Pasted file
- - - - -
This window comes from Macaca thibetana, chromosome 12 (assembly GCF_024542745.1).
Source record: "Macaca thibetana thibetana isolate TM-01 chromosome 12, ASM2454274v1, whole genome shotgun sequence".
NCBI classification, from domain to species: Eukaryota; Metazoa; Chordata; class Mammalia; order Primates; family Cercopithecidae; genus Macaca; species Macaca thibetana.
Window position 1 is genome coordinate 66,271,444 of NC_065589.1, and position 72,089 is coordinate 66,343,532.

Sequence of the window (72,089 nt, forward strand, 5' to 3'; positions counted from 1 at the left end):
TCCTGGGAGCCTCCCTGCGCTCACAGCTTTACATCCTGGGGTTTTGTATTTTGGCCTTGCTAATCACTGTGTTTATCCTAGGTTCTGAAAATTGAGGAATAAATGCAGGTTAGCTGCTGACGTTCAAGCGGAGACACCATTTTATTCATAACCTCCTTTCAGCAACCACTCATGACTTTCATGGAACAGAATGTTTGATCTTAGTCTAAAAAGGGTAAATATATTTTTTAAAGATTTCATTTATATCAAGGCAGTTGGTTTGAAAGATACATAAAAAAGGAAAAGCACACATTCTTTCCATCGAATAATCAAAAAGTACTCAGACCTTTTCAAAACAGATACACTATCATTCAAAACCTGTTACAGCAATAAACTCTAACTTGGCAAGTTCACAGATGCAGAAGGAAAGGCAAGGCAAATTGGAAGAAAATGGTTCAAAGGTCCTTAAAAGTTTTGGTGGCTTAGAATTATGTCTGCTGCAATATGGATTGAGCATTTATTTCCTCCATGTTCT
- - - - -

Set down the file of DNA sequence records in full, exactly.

This window comes from Macaca thibetana, chromosome 12 (assembly GCF_024542745.1).
Source record: "Macaca thibetana thibetana isolate TM-01 chromosome 12, ASM2454274v1, whole genome shotgun sequence".
NCBI classification, from domain to species: Eukaryota; Metazoa; Chordata; class Mammalia; order Primates; family Cercopithecidae; genus Macaca; species Macaca thibetana.
Window position 1 is genome coordinate 66,271,444 of NC_065589.1, and position 72,089 is coordinate 66,343,532.

Sequence of the window (72,089 nt, forward strand, 5' to 3'; positions counted from 1 at the left end):
TCCTGGGAGCCTCCCTGCGCTCACAGCTTTACATCCTGGGGTTTTGTATTTTGGCCTTGCTAATCACTGTGTTTATCCTAGGTTCTGAAAATTGAGGAATAAATGCAGGTTAGCTGCTGACGTTCAAGCGGAGACACCATTTTATTCATAACCTCCTTTCAGCAACCACTCATGACTTTCATGGAACAGAATGTTTGATCTTAGTCTAAAAAGGGTAAATATATTTTTTAAAGATTTCATTTATATCAAGGCAGTTGGTTTGAAAGATACATAAAAAAGGAAAAGCACACATTCTTTCCATCGAATAATCAAAAAGTACTCAGACCTTTTCAAAACAGATACACTATCATTCAAAACCTGTTACAGCAATAAACTCTAACTTGGCAAGTTCACAGATGCAGAAGGAAAGGCAAGGCAAATTGGAAGAAAATGGTTCAAAGGTCCTTAAAAGTTTTGGTGGCTTAGAATTATGTCTGCTGCAATATGGATTGAGCATTTATTTCCTCCATGTTCT